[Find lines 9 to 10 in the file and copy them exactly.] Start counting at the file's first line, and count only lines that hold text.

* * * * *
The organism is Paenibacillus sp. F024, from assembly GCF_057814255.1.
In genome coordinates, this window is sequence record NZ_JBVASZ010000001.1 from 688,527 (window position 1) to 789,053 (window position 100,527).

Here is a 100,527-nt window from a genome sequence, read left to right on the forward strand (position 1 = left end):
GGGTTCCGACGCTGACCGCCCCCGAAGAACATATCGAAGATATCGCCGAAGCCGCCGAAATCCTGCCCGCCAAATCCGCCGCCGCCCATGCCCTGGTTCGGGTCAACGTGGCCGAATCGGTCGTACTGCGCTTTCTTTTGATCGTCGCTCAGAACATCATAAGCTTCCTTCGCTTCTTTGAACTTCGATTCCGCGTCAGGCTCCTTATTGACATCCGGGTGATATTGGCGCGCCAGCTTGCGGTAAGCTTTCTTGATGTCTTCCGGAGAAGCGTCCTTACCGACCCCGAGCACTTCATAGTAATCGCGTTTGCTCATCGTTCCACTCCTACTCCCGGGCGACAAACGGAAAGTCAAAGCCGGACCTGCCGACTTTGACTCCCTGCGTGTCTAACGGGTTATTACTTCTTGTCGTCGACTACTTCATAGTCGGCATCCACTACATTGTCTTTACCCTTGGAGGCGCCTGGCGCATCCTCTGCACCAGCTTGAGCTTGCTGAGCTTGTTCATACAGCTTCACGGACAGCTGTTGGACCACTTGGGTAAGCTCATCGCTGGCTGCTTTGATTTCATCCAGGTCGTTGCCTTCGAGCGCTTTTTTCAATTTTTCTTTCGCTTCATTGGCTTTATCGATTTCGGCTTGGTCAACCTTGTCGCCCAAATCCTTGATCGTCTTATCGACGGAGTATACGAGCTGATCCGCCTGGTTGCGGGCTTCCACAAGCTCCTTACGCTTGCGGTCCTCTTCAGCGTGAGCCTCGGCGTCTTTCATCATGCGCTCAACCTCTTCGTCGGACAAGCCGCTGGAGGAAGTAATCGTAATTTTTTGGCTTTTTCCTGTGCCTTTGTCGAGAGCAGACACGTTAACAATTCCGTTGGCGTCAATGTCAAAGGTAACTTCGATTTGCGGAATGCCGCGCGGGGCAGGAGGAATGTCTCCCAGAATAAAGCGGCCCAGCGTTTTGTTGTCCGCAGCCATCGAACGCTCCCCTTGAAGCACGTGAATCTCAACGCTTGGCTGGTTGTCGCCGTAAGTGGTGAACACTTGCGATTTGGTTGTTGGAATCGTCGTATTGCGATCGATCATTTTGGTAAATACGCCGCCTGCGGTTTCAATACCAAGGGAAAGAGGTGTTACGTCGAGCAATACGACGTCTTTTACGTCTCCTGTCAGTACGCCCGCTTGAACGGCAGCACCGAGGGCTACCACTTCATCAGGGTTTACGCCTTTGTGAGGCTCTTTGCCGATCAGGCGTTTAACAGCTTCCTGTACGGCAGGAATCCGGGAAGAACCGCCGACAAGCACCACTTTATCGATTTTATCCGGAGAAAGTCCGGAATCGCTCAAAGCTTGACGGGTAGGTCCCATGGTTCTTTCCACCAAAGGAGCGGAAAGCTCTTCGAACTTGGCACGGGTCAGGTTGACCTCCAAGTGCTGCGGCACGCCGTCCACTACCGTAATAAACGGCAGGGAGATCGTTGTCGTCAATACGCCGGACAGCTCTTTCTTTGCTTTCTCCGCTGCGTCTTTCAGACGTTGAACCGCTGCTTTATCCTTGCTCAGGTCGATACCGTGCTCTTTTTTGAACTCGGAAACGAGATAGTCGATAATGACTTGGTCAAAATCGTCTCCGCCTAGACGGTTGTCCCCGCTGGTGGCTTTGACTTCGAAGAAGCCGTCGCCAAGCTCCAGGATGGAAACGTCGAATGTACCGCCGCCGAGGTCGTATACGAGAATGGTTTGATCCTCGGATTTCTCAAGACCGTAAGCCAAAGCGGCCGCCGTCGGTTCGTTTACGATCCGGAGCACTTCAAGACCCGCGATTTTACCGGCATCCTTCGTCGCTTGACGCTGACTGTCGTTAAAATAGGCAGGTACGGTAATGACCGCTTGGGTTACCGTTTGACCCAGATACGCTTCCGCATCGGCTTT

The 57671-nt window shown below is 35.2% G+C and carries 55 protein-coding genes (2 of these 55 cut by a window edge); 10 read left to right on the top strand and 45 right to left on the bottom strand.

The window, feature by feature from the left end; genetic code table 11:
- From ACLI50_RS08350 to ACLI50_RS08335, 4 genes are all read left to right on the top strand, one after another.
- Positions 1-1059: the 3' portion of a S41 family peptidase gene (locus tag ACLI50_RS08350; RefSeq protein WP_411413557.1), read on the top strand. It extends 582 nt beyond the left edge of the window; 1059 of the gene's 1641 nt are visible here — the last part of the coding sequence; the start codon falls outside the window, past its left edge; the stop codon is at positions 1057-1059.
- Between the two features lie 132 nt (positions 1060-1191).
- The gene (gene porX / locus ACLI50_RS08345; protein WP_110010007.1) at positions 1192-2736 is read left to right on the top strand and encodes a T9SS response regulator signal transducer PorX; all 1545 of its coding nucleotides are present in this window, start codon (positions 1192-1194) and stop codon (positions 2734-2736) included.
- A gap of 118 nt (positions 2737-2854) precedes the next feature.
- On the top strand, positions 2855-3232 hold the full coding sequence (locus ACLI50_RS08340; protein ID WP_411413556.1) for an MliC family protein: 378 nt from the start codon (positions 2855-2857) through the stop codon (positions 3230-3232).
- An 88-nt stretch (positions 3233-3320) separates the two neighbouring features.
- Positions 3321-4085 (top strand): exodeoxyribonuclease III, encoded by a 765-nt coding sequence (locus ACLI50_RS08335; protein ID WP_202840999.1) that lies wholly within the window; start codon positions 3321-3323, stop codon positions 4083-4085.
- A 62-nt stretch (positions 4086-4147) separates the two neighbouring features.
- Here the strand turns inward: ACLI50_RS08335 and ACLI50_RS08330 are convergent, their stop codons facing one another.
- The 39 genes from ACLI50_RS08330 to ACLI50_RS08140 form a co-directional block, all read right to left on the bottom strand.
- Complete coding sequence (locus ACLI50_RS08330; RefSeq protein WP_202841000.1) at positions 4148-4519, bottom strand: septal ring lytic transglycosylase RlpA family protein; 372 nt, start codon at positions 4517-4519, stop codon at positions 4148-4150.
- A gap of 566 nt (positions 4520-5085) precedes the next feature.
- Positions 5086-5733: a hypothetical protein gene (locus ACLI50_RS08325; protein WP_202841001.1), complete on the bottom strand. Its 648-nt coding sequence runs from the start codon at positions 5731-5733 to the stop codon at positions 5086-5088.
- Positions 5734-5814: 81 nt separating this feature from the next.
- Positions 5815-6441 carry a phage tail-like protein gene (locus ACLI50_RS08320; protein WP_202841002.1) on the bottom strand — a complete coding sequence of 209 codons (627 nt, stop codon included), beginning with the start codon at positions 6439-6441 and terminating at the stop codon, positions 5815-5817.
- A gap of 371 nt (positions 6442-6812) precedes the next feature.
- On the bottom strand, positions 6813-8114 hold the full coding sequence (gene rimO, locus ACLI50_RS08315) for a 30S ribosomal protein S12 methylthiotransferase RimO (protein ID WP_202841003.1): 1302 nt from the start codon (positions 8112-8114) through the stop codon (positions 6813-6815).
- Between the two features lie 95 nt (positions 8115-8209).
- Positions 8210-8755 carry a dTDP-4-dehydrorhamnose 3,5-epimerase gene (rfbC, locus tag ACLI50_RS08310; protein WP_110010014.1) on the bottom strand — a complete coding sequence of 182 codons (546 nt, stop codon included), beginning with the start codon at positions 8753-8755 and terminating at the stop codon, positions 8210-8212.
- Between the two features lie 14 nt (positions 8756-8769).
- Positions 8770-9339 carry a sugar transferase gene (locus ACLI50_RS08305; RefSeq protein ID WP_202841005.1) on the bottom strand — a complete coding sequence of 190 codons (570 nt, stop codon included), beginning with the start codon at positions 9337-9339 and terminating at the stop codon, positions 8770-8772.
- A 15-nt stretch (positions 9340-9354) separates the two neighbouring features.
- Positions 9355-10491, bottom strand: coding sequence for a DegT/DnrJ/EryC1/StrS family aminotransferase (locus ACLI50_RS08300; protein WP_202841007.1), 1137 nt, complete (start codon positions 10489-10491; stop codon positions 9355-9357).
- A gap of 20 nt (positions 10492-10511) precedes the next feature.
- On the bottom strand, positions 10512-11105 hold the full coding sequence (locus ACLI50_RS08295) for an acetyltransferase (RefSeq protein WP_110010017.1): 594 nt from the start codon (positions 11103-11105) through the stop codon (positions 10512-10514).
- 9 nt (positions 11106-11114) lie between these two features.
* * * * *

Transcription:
- Between the two features lie 132 nt (positions 1060-1191).
- The gene (gene porX / locus ACLI50_RS08345; protein WP_110010007.1) at positions 1192-2736 is read left to right on the top strand and encodes a T9SS response regulator signal transducer PorX; all 1545 of its coding nucleotides are present in this window, start codon (positions 1192-1194) and stop codon (positions 2734-2736) included.